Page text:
Modal is a semi-synthetic textile made from wood pulp but mainly that of beech trees. While the wood pulp is natural, the production process involves chemicals like sodium hydroxide – but lower than the amount needed for rayon viscose.
The naturally occurring yet human-made fabric is generally more delicate and softer than its lyocell sibling (see Tencel below), so it’s a more sustainable fabric commonly used for undies, PJs, sheets, and towels.
Organic cotton is produced without any toxic pesticides, synthetic fertilizers, or genetically modified seeds (GMOs). This usually implies a sustainably managed fabric production process compared to conventional cotton production, though it is not always a given without proper certifications or transparency.
Keep in mind that organic certifications can be expensive, but if possible when shopping for sustainable fabrics, look for a GOTS or OCS certification when shopping for organic cotton. In addition, you can also look into recycled cotton; recycled or upcycled cotton are also eco-friendly fabrics as they’re kept from landfills, making their environmental impact significantly lower.
While there’s an ongoing debate on leather versus vegan leather, Piñatex presents a sustainable alternative to both animal byproducts and controversial textiles. First developed in 2017 by Ananas Anam, the material comes from leftover pineapple leaves that would otherwise be burned. It can also naturally biodegrade unless it’s mixed with petroleum-based resin, which is sometimes the case.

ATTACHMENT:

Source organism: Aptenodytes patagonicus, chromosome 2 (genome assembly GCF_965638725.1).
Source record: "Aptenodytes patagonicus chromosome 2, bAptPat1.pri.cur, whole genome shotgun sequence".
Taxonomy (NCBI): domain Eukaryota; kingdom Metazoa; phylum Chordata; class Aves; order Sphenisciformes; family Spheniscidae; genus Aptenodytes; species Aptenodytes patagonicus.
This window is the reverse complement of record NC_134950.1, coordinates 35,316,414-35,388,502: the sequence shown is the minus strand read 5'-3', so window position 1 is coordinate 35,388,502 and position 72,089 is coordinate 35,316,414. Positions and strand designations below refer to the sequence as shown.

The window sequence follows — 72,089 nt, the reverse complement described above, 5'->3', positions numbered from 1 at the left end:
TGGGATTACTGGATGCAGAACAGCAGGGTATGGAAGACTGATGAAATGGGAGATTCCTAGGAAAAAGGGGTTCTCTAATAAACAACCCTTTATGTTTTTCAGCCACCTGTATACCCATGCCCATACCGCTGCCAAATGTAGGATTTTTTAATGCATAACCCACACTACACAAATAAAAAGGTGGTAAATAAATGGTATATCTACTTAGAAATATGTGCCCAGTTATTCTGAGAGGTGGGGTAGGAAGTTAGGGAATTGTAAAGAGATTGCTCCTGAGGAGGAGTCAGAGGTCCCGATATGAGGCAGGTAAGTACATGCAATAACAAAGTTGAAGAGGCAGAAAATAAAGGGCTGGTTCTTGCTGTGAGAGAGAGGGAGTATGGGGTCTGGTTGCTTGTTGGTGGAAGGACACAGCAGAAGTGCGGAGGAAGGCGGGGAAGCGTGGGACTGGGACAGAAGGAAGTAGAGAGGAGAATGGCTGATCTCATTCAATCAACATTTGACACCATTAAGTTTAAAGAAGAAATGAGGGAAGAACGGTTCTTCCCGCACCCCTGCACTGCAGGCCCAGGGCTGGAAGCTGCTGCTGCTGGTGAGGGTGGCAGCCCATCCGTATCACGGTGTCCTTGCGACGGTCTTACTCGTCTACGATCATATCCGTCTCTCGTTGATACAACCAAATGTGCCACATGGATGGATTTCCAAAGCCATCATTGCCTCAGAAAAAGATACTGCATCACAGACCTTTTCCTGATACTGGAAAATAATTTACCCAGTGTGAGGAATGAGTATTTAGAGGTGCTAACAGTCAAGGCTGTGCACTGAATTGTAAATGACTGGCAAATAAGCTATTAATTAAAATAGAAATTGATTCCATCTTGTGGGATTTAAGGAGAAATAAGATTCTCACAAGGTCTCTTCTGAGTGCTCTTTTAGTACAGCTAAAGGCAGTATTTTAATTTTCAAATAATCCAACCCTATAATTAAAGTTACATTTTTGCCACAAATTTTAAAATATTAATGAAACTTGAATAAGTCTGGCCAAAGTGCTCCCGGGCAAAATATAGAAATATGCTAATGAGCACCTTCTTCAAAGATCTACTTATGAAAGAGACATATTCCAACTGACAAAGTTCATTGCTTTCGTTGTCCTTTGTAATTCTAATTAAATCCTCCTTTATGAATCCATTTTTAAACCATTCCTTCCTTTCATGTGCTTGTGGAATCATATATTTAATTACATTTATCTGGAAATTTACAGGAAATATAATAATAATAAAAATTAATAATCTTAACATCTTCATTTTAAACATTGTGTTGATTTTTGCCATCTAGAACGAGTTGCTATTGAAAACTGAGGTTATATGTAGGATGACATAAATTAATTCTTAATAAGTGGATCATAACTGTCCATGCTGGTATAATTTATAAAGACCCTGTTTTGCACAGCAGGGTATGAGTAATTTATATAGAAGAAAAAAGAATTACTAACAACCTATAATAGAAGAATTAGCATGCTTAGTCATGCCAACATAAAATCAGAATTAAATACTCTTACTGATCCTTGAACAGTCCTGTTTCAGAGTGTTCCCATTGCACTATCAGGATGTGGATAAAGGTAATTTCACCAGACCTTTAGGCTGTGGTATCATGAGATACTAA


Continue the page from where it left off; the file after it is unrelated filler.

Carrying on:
Reclaimed fabrics (often called deadstock) are leftover fabrics or raw materials from manufacturers. It can also mean vintage fabric, eco-friendly fabric, or any unused raw material purchased secondhand from a fashion brand that would otherwise be tossed. While not necessarily sustainable fabrics in themselves, by using deadstock, makers turn these into sustainable textiles that stay out of landfills and use something that’s already been made.
Recycled polyester is PET (the chemical used to create polyester) from plastic bottles that have been broken down into fibres. The recycled fabric keeps plastic out of landfills and can be recycled many times over.